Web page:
Secondly, do Catholics believe we are the only legitimate religion? No! What your husband is referring to is that Catholics and the Church believe that we have the "truest form" of religion. I want to be careful and VERY CLEAR here... we do not think we are right and everyone else is wrong! That is to say that we believe that our theology, our doctrine, and our practices are as close to what Jesus left His disciples as we can achieve on earth. However, it does not mean that there are not other true religions and that God isn't present and working in the hearts of every man, woman and child in our world, regardless of their religion or beliefs. Each of us come to Him in our own way and in our own time. Now, before anyone gets up in arms about us saying that we have the truest form of religion, stop and think for a minute that most every pastor in every religion in the world would say the same thing, Protestant or Catholic. If you thought another faith had a "truer" form, why wouldn't you be in that church? Why would you choose to remain in a church where you felt that they were close to right, but that someone else was actually doing it better? It would only stand to reason that we all congregate to where we feel like we are closest to what God calls us to be, right? I don't know if this makes sense, but I don't see it as we are right and everyone else is wrong. I have specifically asked this question of one of the theologians in our parish and this is what I was told. We believe (and history makes a strong argument for the fact) that Catholicism was the original religion. That when Jewish Christians were ejected from the churches a few years (maybe around 30 or 40 years or so) after Jesus' death, the religion that resulted was Catholicism. Peter (the Rock on which Jesus built his church) was our first church leader and the religion spread informally at first (secret meetings in homes and catacombs) and then became an organized religion over the years. Prior to the Reformation, there was Catholicism, Judaism, and Pagan worship. When Martin Luther nailed the edicts on the door of the church, it was not his intent to split the church. It was his intent to reform the Catholic church, he never actually set out to father a new religion. The Church of England resulted in great part from that split, due to the desire of King Henry to divorce himself of his first wife and marry Anne Boleyn. However, the Church at that time had become very corrupt and very powerful. They had taken advantage of the fact that the people had no choices and they were acting in very unethical ways (selling dispensations, promoting church leaders who were evil, etc. etc.) So, in that respect, Luther actually forced a cleansing of the church that worked for the good of the church at the time and continues to keep leaders accountable. However, Catholics also believe that it was never the intent of God that His believers and followers be seated at different tables. This came about through the fallen nature of humans who failed to lead the church in the appropriate manner (Catholics of the pre-Reformation age) and we all continue to live with the aftermath of their sins. Paul addresses this several times in the New Testament, warning Christians not to call themselves "followers of Paul" or "followers of Timothy", but rather to consider themselves followers of Christ, one body. Even in the VERY early church, the temptation was there to fight among each other over the "details" of how Christians worship. In this way, the age old "battles" rage on. It's why Catholics (and Episcopals and some others) observe a closed communion. It's a sign of mourning that we are not at one table together as we believe God intended and a "penance" that we must pay until that day in heaven when we are all seated together.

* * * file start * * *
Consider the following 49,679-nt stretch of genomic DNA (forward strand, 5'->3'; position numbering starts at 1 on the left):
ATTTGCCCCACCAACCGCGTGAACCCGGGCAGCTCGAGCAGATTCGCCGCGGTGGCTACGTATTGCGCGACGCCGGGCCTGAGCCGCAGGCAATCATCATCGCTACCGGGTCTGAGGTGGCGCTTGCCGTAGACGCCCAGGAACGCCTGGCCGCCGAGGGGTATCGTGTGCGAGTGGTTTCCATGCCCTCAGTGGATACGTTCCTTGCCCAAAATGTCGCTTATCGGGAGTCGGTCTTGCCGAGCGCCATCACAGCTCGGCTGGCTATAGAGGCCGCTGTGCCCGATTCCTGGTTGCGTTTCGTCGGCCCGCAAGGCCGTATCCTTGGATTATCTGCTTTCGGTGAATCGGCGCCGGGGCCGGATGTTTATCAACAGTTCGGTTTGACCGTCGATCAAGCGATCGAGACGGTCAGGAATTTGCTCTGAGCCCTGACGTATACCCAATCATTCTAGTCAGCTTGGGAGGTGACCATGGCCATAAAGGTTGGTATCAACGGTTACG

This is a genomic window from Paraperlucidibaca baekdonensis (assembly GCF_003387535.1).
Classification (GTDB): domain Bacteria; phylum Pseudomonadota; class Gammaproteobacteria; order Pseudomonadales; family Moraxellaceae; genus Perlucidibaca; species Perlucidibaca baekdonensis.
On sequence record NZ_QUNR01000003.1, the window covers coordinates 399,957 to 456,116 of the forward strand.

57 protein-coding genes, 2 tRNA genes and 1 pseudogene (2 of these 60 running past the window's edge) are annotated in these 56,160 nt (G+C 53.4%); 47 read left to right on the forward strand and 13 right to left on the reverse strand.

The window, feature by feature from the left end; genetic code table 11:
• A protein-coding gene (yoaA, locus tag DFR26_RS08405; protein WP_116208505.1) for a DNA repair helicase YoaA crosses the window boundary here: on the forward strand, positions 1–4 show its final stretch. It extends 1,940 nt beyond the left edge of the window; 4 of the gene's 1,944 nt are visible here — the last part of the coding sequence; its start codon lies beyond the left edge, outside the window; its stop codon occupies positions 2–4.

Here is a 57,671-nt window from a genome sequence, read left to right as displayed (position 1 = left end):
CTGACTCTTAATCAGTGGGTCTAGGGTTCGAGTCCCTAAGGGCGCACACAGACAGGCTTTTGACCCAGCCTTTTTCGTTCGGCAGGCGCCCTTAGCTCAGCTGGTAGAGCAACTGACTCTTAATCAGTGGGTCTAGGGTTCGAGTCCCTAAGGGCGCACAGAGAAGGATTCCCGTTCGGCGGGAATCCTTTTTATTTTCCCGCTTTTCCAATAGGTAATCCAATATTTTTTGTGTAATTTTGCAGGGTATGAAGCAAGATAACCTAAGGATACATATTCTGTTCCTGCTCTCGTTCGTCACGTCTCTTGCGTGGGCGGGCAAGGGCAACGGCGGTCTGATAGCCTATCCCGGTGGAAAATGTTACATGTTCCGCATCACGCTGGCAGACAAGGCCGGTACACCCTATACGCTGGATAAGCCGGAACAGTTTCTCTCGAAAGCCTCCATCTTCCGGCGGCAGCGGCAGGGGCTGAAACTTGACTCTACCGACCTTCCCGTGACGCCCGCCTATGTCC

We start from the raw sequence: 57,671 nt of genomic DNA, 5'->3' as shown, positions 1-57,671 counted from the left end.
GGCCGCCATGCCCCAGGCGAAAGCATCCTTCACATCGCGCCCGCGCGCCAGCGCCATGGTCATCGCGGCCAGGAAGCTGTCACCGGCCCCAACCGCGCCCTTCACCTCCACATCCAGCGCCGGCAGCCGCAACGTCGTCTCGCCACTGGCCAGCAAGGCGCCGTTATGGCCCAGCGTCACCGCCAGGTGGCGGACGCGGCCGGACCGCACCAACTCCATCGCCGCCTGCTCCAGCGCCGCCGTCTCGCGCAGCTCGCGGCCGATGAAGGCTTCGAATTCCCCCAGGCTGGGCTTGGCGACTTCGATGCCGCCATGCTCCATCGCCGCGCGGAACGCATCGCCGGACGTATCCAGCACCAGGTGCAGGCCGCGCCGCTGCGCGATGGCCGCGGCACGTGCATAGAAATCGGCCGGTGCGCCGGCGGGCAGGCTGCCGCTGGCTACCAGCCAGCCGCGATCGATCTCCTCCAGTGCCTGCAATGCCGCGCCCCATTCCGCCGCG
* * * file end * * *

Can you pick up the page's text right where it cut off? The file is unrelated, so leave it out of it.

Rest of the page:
Someone wanted to know about Penance. Penance is simply a "reparation" for wrongdoing. Penance is basically what the priest instructs us to do after confession. Webster's dictionary refers to it this way: "an act of self-abasement, mortification, or devotion performed to show sorrow or repentance for sin." In the Catholic faith, it's how we repair the relationship that sin has broken through confessing our sins to the priest and receiving a "penance" or an act that we perform to repair our wrong. A thoughtful priest will often give a penance that is directly related to the confessed sin. For example, I confessed to the priest that I had talked behind someones back, my penance was to invite that person to lunch and let my sin be known to that person and ask for forgiveness. This is extremely hard to do, but it didn't let me off the hook for facing my sister who I had wronged. On the other hand, I've also faced priests who gave very easy penances like, "Say 10 Our Fathers". These types of penance, while they may work for some, are not as helpful to me and I often feel "let off the hook" by the generic penance. So, I hope that explains what a Penance is, if not, please feel free to ask, I will elaborate.